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Nancy Sullivan, Chief of the Biodefense Research Section at the National Institutes of Health, talks about leading a two-decade effort to develop a treatment for Ebola that has drastically reduced the death rate for this disease

A two-decade research journey has led to a treatment that cuts the death rate from Ebola from 70% of untreated people down to nearly 10% for people who get medicine. Nancy Sullivan, Chief of the Biodefense Research Section at the Vaccine Research Center at the National Institutes of Health, has led that journey. She is a finalist for a Service to America Medal in the Science and Environment category.

Ebola is in a family of viruses with Sudan virus, Marburg virus and others. When Sullivan first started working on Ebola, we did not know much about how to protect against it, and “there had been about 20 years of failed attempts to develop a vaccine or a treatment.” Sullivan said that working on a vaccine helped her to develop the treatment.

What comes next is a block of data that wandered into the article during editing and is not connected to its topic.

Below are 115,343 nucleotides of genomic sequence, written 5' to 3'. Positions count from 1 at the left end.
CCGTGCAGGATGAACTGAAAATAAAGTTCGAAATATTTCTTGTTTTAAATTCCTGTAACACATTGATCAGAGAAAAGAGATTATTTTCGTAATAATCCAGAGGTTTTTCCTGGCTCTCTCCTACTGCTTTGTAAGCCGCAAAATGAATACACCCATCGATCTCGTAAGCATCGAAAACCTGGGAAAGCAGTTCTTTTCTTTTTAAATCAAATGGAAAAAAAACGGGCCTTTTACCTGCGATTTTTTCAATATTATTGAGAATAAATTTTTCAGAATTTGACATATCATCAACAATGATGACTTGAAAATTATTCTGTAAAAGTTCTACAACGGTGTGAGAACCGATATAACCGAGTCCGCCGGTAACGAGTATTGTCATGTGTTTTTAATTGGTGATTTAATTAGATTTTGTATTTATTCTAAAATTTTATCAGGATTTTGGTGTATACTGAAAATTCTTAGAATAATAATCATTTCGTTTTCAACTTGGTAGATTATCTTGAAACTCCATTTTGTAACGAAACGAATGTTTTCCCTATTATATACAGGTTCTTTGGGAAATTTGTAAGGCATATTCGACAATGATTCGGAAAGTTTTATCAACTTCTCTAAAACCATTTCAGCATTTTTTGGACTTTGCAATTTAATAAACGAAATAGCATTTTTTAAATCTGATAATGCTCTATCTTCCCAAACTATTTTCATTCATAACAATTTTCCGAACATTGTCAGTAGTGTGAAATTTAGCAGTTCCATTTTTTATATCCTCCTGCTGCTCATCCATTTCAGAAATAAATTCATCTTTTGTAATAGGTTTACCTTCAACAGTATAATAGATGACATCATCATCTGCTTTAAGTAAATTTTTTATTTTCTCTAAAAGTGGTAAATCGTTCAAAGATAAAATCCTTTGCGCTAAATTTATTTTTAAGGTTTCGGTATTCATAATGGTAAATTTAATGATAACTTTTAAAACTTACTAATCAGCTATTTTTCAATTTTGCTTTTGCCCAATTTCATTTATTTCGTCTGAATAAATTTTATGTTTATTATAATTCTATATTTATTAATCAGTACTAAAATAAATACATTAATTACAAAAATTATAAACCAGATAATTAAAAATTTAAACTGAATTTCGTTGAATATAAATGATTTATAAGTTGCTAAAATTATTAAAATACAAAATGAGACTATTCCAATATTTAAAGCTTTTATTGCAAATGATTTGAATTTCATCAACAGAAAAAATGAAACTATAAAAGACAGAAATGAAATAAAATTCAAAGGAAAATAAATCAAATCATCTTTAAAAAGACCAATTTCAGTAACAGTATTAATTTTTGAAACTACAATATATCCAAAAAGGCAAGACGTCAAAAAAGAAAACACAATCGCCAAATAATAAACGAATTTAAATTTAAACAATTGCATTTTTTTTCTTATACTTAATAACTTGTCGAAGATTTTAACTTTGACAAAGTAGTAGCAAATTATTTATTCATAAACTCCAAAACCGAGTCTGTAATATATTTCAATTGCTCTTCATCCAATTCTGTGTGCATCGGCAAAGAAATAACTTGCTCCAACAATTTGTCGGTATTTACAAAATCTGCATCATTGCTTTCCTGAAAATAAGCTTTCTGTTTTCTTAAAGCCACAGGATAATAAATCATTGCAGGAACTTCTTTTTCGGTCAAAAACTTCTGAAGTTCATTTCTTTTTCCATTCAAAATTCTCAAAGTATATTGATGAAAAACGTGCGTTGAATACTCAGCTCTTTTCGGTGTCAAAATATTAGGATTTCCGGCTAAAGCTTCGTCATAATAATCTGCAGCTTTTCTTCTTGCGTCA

Partnership within government was critical, she explained. “The basic scientific discoveries took place in my lab, and then we move outward in collaboration.” When she and her colleagues wanted to get the treatment out on a bigger scale and treat patients in Congo, they partnered with the Defense Advanced Research Projects Agency (DARPA) within the Defense Department to make large numbers of the monoclonal antibody used in the treatment.

The drug, which is awaiting FDA approval, helps reverse symptoms in people who are already sick with the Ebola virus. The treatment uses technology to clone a gene that makes a specific, potent antibody, found in the cells of survivors.

This treatment is similar to some of the therapies that are currently being pursued as potential treatments for the coronavirus. Next, Sullivan will work on combating the Sudan virus and others. She reflected, “I think one of the things that’s really great about NIH is that we can work in a way to anticipate what the next thing might be. So the coronavirus, we made rapid progress in part because other scientists here at NIH … had been studying coronaviruses for a long time, just as I had been studying Ebola for a long time. And so then when it’s a crisis, we can move very rapidly to move things into a therapeutic or a vaccine.”

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